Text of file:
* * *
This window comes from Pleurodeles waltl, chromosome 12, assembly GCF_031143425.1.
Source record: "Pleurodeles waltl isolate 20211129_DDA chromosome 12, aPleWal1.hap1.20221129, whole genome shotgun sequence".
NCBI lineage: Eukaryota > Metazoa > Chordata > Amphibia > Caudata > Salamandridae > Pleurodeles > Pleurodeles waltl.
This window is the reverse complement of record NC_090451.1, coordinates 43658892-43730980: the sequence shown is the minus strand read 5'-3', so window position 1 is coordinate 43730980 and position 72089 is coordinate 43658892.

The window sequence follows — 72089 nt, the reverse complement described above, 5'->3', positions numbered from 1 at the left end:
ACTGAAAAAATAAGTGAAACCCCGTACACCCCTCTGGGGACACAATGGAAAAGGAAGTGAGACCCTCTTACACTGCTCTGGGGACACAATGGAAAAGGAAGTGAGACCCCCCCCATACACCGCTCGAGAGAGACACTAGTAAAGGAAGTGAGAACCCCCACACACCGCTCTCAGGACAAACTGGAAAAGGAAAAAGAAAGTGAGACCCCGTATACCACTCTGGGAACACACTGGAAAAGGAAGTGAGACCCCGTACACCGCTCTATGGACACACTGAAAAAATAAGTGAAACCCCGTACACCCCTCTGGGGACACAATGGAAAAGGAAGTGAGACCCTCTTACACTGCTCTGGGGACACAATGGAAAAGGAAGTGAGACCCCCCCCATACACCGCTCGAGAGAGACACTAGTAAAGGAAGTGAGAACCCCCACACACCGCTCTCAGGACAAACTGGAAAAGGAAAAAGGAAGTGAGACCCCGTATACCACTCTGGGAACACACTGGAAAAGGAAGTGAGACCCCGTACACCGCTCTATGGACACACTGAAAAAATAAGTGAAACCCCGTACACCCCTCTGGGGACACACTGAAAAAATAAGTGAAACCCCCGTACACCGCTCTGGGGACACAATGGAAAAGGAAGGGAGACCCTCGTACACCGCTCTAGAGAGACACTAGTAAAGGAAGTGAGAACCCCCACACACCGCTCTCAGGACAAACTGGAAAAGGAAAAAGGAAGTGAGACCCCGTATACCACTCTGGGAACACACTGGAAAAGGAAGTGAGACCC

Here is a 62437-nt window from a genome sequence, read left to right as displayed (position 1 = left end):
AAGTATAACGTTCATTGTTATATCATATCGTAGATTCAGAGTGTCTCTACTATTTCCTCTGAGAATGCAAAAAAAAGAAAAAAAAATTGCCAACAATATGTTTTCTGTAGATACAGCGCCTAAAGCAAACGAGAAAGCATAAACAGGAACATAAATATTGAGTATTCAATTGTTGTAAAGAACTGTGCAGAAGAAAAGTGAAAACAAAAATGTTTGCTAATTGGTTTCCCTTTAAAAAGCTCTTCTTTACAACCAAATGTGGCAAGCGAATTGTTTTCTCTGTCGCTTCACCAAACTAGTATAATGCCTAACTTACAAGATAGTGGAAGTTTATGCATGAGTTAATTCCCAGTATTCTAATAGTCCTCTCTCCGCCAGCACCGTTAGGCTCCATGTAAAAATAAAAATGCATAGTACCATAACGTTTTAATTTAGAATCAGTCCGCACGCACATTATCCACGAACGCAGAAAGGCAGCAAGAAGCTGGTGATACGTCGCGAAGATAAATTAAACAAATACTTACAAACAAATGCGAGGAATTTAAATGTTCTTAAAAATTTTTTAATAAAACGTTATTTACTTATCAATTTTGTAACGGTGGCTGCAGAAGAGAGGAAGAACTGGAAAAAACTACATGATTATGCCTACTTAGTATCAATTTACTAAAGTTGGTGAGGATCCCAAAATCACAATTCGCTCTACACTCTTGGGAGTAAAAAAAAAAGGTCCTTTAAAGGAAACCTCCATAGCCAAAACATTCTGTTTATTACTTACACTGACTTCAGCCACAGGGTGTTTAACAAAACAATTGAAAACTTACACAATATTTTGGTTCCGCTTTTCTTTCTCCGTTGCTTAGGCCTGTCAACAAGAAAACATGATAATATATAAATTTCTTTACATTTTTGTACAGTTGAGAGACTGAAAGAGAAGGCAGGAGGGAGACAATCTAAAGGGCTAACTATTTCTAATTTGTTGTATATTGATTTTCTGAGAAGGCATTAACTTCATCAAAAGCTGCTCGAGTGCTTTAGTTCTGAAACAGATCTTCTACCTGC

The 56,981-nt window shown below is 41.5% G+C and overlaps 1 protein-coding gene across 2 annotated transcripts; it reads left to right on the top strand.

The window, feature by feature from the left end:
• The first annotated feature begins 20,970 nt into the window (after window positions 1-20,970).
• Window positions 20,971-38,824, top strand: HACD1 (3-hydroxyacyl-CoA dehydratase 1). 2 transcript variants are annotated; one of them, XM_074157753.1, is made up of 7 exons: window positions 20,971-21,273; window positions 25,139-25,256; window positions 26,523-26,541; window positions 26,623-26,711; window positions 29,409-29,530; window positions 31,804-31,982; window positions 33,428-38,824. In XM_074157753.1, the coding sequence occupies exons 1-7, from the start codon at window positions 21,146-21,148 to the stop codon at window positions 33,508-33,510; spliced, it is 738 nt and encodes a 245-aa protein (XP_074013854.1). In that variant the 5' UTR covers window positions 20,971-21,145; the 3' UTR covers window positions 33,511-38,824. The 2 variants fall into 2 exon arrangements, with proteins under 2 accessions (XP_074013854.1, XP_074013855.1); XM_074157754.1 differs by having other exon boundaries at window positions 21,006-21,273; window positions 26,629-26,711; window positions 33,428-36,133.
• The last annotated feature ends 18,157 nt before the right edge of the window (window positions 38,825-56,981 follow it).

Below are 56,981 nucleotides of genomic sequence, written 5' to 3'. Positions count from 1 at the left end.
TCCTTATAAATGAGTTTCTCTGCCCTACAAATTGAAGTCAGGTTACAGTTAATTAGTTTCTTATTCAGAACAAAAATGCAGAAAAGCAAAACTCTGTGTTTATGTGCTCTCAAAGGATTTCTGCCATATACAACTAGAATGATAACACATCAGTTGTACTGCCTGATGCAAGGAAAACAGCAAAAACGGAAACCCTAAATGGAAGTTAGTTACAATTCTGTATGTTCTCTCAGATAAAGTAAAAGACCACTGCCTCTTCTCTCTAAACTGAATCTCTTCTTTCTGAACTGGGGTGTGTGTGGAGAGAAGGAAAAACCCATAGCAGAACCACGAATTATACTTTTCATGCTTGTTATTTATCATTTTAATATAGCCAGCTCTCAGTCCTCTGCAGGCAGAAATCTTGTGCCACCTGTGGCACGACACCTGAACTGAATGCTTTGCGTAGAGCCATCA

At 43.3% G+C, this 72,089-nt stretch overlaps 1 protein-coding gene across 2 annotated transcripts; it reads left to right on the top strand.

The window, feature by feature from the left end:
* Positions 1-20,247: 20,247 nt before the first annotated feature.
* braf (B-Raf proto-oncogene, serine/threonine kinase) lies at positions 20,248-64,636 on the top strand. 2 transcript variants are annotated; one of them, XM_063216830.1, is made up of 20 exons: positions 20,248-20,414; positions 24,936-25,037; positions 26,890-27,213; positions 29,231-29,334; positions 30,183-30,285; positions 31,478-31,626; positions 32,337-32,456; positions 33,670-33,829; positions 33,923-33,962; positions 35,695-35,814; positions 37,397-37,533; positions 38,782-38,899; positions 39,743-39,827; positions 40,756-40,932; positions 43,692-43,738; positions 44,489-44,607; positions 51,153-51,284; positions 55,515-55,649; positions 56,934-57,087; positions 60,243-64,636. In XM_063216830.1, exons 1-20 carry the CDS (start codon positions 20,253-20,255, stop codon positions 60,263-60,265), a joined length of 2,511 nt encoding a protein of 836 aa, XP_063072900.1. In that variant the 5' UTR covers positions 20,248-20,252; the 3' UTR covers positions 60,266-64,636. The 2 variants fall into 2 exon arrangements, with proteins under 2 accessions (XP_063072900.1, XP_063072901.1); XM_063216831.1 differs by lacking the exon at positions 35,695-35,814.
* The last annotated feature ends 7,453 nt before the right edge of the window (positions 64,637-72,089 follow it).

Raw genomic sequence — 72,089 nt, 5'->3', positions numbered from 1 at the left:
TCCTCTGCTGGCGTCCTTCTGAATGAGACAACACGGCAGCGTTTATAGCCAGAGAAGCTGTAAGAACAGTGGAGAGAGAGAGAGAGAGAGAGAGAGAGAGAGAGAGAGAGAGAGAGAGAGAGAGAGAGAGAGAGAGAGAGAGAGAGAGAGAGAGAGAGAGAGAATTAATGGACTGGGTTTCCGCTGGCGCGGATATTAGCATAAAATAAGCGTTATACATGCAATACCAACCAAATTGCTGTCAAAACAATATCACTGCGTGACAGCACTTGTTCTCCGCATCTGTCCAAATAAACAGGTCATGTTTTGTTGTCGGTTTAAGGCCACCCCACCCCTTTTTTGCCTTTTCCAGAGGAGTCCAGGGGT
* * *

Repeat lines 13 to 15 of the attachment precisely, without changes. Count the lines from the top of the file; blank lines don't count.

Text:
• The last annotated feature ends 18,157 nt before the right edge of the window (window positions 38,825-56,981 follow it).

Below are 56,981 nucleotides of genomic sequence, written 5' to 3'. Positions count from 1 at the left end.
TCCTTATAAATGAGTTTCTCTGCCCTACAAATTGAAGTCAGGTTACAGTTAATTAGTTTCTTATTCAGAACAAAAATGCAGAAAAGCAAAACTCTGTGTTTATGTGCTCTCAAAGGATTTCTGCCATATACAACTAGAATGATAACACATCAGTTGTACTGCCTGATGCAAGGAAAACAGCAAAAACGGAAACCCTAAATGGAAGTTAGTTACAATTCTGTATGTTCTCTCAGATAAAGTAAAAGACCACTGCCTCTTCTCTCTAAACTGAATCTCTTCTTTCTGAACTGGGGTGTGTGTGGAGAGAAGGAAAAACCCATAGCAGAACCACGAATTATACTTTTCATGCTTGTTATTTATCATTTTAATATAGCCAGCTCTCAGTCCTCTGCAGGCAGAAATCTTGTGCCACCTGTGGCACGACACCTGAACTGAATGCTTTGCGTAGAGCCATCA